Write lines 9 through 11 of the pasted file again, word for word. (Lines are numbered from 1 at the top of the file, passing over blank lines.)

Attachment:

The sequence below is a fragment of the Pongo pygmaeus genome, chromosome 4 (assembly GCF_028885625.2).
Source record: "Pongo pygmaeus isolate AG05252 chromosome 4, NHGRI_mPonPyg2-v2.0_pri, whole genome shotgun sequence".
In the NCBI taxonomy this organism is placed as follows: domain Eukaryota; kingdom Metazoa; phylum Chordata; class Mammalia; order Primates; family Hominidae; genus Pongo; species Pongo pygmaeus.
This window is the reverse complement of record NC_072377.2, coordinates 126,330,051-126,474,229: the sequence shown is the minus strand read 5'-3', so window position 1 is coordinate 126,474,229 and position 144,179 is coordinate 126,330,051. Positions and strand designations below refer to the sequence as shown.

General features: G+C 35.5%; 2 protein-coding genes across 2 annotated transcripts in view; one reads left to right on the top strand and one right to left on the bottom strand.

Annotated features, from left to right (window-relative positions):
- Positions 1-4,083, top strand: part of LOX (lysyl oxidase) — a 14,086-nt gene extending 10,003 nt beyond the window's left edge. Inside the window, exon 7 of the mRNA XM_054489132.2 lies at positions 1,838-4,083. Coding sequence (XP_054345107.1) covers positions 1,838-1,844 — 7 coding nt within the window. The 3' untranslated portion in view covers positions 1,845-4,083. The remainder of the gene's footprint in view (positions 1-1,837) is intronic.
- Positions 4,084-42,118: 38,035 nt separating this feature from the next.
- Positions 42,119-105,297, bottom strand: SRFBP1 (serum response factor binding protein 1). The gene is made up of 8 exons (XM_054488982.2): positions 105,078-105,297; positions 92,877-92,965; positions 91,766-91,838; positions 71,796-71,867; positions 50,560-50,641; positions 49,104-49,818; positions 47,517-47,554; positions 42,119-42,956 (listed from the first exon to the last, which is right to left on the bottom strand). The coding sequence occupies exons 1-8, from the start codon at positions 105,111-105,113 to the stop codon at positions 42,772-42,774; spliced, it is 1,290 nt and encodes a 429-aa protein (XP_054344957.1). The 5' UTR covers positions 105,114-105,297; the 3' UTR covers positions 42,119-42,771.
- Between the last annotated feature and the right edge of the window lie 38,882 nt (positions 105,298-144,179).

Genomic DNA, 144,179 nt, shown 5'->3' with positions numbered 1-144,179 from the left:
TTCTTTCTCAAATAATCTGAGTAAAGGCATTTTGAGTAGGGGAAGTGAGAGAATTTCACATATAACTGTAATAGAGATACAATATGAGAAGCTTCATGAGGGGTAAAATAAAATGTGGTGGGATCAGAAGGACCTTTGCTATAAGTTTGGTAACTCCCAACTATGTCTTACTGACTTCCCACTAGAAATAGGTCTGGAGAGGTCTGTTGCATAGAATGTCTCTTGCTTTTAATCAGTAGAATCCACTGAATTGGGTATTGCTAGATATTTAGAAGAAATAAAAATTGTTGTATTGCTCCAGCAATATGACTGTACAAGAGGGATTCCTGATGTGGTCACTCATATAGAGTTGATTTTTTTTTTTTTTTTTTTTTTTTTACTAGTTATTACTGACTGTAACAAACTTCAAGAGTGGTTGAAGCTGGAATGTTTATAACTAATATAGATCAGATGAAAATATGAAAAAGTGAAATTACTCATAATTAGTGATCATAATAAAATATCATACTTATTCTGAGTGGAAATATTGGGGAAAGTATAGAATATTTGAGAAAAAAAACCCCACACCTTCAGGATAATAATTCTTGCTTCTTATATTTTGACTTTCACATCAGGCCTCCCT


- Positions 42,119-105,297, bottom strand: SRFBP1 (serum response factor binding protein 1). The gene is made up of 8 exons (XM_054488982.2): positions 105,078-105,297; positions 92,877-92,965; positions 91,766-91,838; positions 71,796-71,867; positions 50,560-50,641; positions 49,104-49,818; positions 47,517-47,554; positions 42,119-42,956 (listed from the first exon to the last, which is right to left on the bottom strand). The coding sequence occupies exons 1-8, from the start codon at positions 105,111-105,113 to the stop codon at positions 42,772-42,774; spliced, it is 1,290 nt and encodes a 429-aa protein (XP_054344957.1). The 5' UTR covers positions 105,114-105,297; the 3' UTR covers positions 42,119-42,771.
- Between the last annotated feature and the right edge of the window lie 38,882 nt (positions 105,298-144,179).

Genomic DNA, 144,179 nt, shown 5'->3' with positions numbered 1-144,179 from the left: